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Discussion Starter · #1 ·
Looking for subsonic ammo that will stabilize in my fnscar17.
Purchased 168 gr amax subsonic from. Beck ammo. Supposed to stabilize in a 1 to 12 barrel. First 2 shots round next 3 keyholed. Anybody had any luck?
Have a silencerco specwar suppresser want to try it in.
 

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Have only shot factory subsonic .308 in my remington sps tactical 1:10 twist. Wouldn't go there in the scar unless you find a quality hand load to get it just right.
 

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No gas shut-off...maybe a bad idea.


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I have two boxes of Corbon subsonic .308 and I have yet to become brave enough to use it with a suppressor due to all the bad things that you hear about subsonic .308. I may just shoot it unsuppressed just to use it up without having any potential problems like a baffle strike.
 

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Guys, need an education here. I just ordered two boxes of the above from Buds. Why the caution? I have ZERO experience with subsonic. Will this not cycle in the SCAR? What else should I know? My 700 is also set up. Should I leave it for that rifle?
 

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I've heard the same thing as others have mentioned, main problem being key-holing. I'm going to stick to shooting subsonics in 5.7 and 300 blackout once I get my MPW.
 

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Save it for the 700, same reason I bought one. Don't risk your 8-900 suppressor. The SCAR barrel is not made for subsonics.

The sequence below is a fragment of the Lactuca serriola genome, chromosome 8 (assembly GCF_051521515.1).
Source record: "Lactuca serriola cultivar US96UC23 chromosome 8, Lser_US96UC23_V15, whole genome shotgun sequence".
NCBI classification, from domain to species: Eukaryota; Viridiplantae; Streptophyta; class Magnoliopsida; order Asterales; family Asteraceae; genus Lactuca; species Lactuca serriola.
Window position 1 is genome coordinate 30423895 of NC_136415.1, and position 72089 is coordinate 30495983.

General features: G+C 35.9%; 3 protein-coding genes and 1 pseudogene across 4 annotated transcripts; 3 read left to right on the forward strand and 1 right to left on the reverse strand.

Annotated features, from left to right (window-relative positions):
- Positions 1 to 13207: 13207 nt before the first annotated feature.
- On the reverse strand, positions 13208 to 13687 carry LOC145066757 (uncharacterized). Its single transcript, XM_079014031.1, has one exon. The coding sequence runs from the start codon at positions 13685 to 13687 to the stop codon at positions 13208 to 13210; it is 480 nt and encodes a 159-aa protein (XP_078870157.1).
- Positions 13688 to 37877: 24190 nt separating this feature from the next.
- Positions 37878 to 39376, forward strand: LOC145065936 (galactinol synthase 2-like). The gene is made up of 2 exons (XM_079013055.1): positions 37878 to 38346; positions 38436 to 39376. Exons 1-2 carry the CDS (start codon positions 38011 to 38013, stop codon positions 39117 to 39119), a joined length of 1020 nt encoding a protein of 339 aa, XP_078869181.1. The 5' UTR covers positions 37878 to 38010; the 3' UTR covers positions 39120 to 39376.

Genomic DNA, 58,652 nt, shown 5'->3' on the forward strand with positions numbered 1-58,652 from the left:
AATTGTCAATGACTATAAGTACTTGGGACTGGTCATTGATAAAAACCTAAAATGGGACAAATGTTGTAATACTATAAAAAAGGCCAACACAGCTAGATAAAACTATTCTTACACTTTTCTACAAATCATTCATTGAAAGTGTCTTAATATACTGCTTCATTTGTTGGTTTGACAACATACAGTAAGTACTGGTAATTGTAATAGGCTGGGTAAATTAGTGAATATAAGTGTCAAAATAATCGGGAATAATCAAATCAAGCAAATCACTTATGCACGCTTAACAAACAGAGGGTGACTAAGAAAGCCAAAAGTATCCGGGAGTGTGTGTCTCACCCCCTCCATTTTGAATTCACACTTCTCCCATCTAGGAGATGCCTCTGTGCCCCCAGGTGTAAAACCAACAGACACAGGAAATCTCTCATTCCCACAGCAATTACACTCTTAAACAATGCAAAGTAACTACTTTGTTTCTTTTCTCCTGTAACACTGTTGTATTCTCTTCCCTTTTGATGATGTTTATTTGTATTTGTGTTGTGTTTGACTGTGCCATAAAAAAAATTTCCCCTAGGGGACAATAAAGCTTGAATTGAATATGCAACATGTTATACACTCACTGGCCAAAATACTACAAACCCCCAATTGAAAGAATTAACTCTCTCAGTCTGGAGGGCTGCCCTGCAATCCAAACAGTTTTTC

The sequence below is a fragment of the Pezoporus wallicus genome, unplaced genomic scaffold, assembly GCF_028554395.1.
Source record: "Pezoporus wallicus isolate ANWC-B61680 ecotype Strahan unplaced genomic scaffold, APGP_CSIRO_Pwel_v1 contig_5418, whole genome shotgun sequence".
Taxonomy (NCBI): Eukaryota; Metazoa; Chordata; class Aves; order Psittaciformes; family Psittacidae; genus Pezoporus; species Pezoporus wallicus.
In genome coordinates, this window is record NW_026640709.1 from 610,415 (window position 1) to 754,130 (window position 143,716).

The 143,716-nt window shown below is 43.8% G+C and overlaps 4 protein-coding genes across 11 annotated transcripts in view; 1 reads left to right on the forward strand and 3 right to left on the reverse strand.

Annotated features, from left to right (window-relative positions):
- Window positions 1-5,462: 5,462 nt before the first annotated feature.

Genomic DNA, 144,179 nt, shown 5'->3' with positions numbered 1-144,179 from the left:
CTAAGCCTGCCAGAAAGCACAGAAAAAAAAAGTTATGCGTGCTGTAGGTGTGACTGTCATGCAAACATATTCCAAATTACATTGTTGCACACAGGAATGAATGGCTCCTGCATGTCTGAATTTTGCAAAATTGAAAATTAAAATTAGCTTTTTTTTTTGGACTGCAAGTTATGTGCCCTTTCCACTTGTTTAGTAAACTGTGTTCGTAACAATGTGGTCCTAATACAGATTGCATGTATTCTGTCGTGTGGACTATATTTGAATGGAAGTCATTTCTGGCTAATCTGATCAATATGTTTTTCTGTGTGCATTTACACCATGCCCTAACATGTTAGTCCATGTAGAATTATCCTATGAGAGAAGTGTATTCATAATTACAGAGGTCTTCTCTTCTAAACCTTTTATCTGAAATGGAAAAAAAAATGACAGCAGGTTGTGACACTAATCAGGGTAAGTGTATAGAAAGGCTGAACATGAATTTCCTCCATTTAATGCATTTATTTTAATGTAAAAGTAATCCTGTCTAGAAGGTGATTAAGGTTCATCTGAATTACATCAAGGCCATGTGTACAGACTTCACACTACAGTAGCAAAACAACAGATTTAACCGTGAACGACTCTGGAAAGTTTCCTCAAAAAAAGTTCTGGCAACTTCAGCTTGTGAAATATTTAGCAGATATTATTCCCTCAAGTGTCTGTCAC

Guys, need an education here. I just ordered two boxes of the above from Buds. Why the caution? I have ZERO experience with subsonic. Will this not cycle in the SCAR? What else should I know? My 700 is also set up. Should I leave it for that rifle?
 

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Discussion Starter · #10 ·
Yes I definitely don't want to tear up my suppresser. That's why I shot it unsuppressed at paper to see if I got any keyholing.
I sure was hoping to shoot subsonic out of it. I guess from what others are saying I might be out of luck. Well maybe some one might Come up with the right subsonic load.
Thanks for the response.
 

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I would be shocked if you would get a baffle strike due to unstabilized ammo.

Keyholing is caused by uneven aerodynamic pressure on the nose of the bullet being greater than the stabilizing gyroscopic force. But you have to put that into perspective. In order to go from straight in the barrel to tilted - 2-3 degrees to get a 0.300 projectile to be 0.340 in diameter (I recall reading that 223 cans are about 0.040 oversized in the bore), you'd need about 2 degrees of rotation to touch the baffles.

2 degrees from muzzle to the end of the can, maybe 12"? At 1000 fps, that's 2000 degrees per second, 33 revolutions per second? 2,000 RPM? And your angular acceleration would have to be 4000 degrees per second squared. I don't buy it. I don't think stabilization has an impact on baffle strikes.

Now, if you get big sloppy bullets that dont have the CG concentric with the bore, you will get a big lateral jump coming out the muzzle. I'd believe that could cause a baffle strike. But if that is the case, twist rate won't fix it. If anything, twist rate would make it worse.